2. 0.05% solution of the salt of tartar added to the CuCl2 solution. Here appears quite a different character of forms: sharply contoured needles, concentrated to small but not very clearly delineated centers which are distributed over the surface. However, a unifying centralization towards one center is missing. It is the typical picture of a substance which has precipitated after fermentation. Such forms are obtained with the crystallization of substances resulting from various fermentation or putrefaction processes; that is, one can recognize a phase of a certain natural process but without being able to see any specific, individual characteristics of the substance in question.

Whoever is surprised by such conclusions is referred to the book mentioned above on how far-reaching conclusions can be drawn from the form pictures and also consider that we can look back on an empirical material of many thousands of crystallization pictures.

3. After the first distillation with wine vinegar. A strong change can be observed in this picture. The sharp tartarus-type needles are still retained near the border; but towards the center of the picture a new form reveals itself: this has a more plant-like character. We can recognize a tendency in picture No. 1 - even if not quite distinct - is apparent in the center. Here this form manifests itself more obviously.

4. After the second distillation. The needles are more and more overwhelmed from the other, new form principle and kind of "ennobled." The hard, sharp fermentation character loses itself.

5. After the third distillation. The character of the single needles, due to the tartarus, vanishes. Also, the form of the wine vinegar cannot be found any more. Instead, a new principle enters, a unifying element, which arranges the crystals more and more towards one center.

6. After the fourth distillation. As compared with the previous one, this picture shows no more improvement in centralization. The single forms become slightly finer and again approach the more plant-like forms. Judging from this picture, no more distillation is necessary.

7. Addition of Antimony, 0.005 g to 5% CuCl2 solution. A new form element is now introduced. Considered by itself, this shows a striking character: a very distinct general center with fine, feathery, wing-like forms, the picture of the pure effect of etheric forces out of the vegetative growth sphere.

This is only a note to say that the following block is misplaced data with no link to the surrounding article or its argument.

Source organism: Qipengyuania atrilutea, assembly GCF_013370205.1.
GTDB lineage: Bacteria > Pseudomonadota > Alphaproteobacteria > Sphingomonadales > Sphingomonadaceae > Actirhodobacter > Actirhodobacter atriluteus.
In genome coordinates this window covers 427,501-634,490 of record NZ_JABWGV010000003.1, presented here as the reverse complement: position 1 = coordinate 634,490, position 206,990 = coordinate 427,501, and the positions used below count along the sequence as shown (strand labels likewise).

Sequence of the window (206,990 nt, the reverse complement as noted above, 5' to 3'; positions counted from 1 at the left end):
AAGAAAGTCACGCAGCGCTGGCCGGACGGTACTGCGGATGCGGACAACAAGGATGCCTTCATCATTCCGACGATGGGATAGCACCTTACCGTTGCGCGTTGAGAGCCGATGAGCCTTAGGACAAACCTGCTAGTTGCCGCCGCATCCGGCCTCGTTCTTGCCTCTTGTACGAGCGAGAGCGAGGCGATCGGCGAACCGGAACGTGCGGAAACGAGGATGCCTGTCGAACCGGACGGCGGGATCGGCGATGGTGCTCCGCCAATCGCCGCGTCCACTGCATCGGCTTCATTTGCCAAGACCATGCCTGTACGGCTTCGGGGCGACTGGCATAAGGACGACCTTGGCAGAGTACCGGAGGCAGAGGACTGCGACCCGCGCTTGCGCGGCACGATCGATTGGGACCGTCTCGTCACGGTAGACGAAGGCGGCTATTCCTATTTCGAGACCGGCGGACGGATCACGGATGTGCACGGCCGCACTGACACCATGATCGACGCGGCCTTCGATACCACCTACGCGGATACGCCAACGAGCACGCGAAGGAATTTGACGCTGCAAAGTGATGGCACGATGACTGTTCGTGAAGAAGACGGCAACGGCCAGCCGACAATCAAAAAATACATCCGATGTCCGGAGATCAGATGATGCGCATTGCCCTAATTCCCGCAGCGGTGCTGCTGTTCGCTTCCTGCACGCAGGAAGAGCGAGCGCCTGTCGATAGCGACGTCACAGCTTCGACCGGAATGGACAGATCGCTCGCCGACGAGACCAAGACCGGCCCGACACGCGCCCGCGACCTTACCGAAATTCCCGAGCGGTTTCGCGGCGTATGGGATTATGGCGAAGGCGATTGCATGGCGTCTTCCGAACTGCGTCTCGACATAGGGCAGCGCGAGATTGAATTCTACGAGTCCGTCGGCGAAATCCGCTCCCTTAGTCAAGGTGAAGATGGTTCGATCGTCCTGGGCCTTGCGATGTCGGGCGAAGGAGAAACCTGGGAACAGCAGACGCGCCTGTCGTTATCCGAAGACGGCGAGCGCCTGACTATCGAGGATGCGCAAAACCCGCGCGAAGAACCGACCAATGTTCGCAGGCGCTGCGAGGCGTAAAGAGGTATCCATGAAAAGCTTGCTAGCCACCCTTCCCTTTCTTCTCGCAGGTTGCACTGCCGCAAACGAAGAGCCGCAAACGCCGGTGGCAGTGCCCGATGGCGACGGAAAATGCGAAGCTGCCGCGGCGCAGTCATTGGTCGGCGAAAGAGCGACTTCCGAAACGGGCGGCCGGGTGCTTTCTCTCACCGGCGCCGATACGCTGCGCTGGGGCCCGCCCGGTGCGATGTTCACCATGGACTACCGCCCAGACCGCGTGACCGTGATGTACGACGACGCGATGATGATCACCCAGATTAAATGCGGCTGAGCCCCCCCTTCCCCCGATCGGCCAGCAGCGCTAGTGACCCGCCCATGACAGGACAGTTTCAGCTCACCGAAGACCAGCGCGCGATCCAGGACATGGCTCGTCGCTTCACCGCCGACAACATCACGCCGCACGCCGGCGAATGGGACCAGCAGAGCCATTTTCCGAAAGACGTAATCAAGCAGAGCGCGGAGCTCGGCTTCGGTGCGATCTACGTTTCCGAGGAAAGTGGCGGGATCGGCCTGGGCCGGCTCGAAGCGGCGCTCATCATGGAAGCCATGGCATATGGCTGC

8. The preparation which had undergone the four distillations is now triturated with Antimony and a small amount of the mixture added to the crystallization. At first, there appears a complete chaotization of the forms, a kind of regression. In spite of this, the centered character remains.

9. A further element is introduced: Crocus sativus, three drops added to the crystallization. The resulting picture shows abundant chaotic plant forms which, again, have as their single distinguishing characteristic a tendency towards the plant-like.

10. Crocus sativus, extracted with alcohol, is added to the mixture of the preparation gained at stage 8 and distilled for the first time. As a result, we see a battlefield of different forms, struggling and superimposing on one another, forms which we saw in details from the earlier pictures.

11. After the second distillation with alcohol. The form picture starts to order and balance itself.

12. After the third distillation. One could say a new creation of forms becomes visible. The previous little centers disappear more and more and make room for a completely new kind of form - the product of all the previous form elements working together.

13. After the fourth distillation. The new form character receives still more fixation and creates a form now completely directed to one center point. From the character, one recognizes that the Antimony has asserted itself completely on the plant level. The mixture is now again able to take up a new element.

14. Addition of Coral 0.05% to the crystallization. Here again the feathery type of disordered crystals.

15. The trituration of the substance (from picture 13) with Coral (picture 14) reveals again a completely chaotic picture as a first reaction. One could nearly think that all the previous efforts were in vain.

16. After distillation of above mixture with alcohol. The chaos starts quickly to take form.

17. After the second distillation the center point is clearly revealed. We have now very finely-formed crystals.

18. A completely unified picture radiating from one center results out of the third distillation. All the different forces are brought into balance with each other. It is striking for the knowing observer to see the relationship of this picture to a normal human blood picture. It shows that the highest possibility of balance is reached and the remedy is, in fact, finished. The process has reached its desire end.

This experimental series shows that, with the help of the Sensitive Crystallization method it is possible to follow up the separate stages in the preparation of a compound remedy and especially observe the interaction of the formative forces, their progressive accommodation to one another and the ultimate harmonization. Furthermore, it is evident that such a process gives an image of the whole path of development towards the normal.

Dr. Ehrenfried E. Pfeiffer and Erica Sabarth







<< back

Dynamic Content Management by ContentTrakker